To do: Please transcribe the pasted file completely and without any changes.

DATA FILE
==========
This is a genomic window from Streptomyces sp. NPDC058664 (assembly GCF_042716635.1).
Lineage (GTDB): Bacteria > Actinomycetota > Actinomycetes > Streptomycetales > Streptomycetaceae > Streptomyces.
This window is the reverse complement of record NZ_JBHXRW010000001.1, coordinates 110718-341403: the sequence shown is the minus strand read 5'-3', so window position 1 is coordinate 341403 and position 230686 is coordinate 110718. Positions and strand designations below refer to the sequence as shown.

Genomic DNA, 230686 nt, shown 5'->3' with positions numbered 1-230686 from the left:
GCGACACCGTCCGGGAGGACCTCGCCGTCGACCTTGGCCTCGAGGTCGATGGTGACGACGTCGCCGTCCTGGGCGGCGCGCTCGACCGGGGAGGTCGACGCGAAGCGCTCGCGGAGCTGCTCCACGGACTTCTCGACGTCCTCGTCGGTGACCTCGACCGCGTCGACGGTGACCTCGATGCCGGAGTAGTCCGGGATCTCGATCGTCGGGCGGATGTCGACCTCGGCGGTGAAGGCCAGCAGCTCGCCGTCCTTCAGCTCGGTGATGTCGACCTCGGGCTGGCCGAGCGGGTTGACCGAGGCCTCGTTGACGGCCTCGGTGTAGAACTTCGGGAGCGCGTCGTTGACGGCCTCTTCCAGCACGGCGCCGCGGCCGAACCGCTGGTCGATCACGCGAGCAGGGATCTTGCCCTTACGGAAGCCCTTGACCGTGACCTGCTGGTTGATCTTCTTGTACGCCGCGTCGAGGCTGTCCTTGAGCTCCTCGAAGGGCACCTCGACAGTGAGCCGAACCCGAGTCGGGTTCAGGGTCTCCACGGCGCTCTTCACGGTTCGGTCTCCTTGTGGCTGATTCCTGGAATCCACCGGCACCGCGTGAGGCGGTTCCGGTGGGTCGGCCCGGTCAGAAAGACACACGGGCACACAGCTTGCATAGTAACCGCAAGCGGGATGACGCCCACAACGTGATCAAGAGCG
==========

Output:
This is a genomic window from Streptomyces sp. NPDC058664 (assembly GCF_042716635.1).
Lineage (GTDB): Bacteria > Actinomycetota > Actinomycetes > Streptomycetales > Streptomycetaceae > Streptomyces.
This window is the reverse complement of record NZ_JBHXRW010000001.1, coordinates 110718-341403: the sequence shown is the minus strand read 5'-3', so window position 1 is coordinate 341403 and position 230686 is coordinate 110718. Positions and strand designations below refer to the sequence as shown.

Genomic DNA, 230686 nt, shown 5'->3' with positions numbered 1-230686 from the left:
GCGACACCGTCCGGGAGGACCTCGCCGTCGACCTTGGCCTCGAGGTCGATGGTGACGACGTCGCCGTCCTGGGCGGCGCGCTCGACCGGGGAGGTCGACGCGAAGCGCTCGCGGAGCTGCTCCACGGACTTCTCGACGTCCTCGTCGGTGACCTCGACCGCGTCGACGGTGACCTCGATGCCGGAGTAGTCCGGGATCTCGATCGTCGGGCGGATGTCGACCTCGGCGGTGAAGGCCAGCAGCTCGCCGTCCTTCAGCTCGGTGATGTCGACCTCGGGCTGGCCGAGCGGGTTGACCGAGGCCTCGTTGACGGCCTCGGTGTAGAACTTCGGGAGCGCGTCGTTGACGGCCTCTTCCAGCACGGCGCCGCGGCCGAACCGCTGGTCGATCACGCGAGCAGGGATCTTGCCCTTACGGAAGCCCTTGACCGTGACCTGCTGGTTGATCTTCTTGTACGCCGCGTCGAGGCTGTCCTTGAGCTCCTCGAAGGGCACCTCGACAGTGAGCCGAACCCGAGTCGGGTTCAGGGTCTCCACGGCGCTCTTCACGGTTCGGTCTCCTTGTGGCTGATTCCTGGAATCCACCGGCACCGCGTGAGGCGGTTCCGGTGGGTCGGCCCGGTCAGAAAGACACACGGGCACACAGCTTGCATAGTAACCGCAAGCGGGATGACGCCCACAACGTGATCAAGAGCG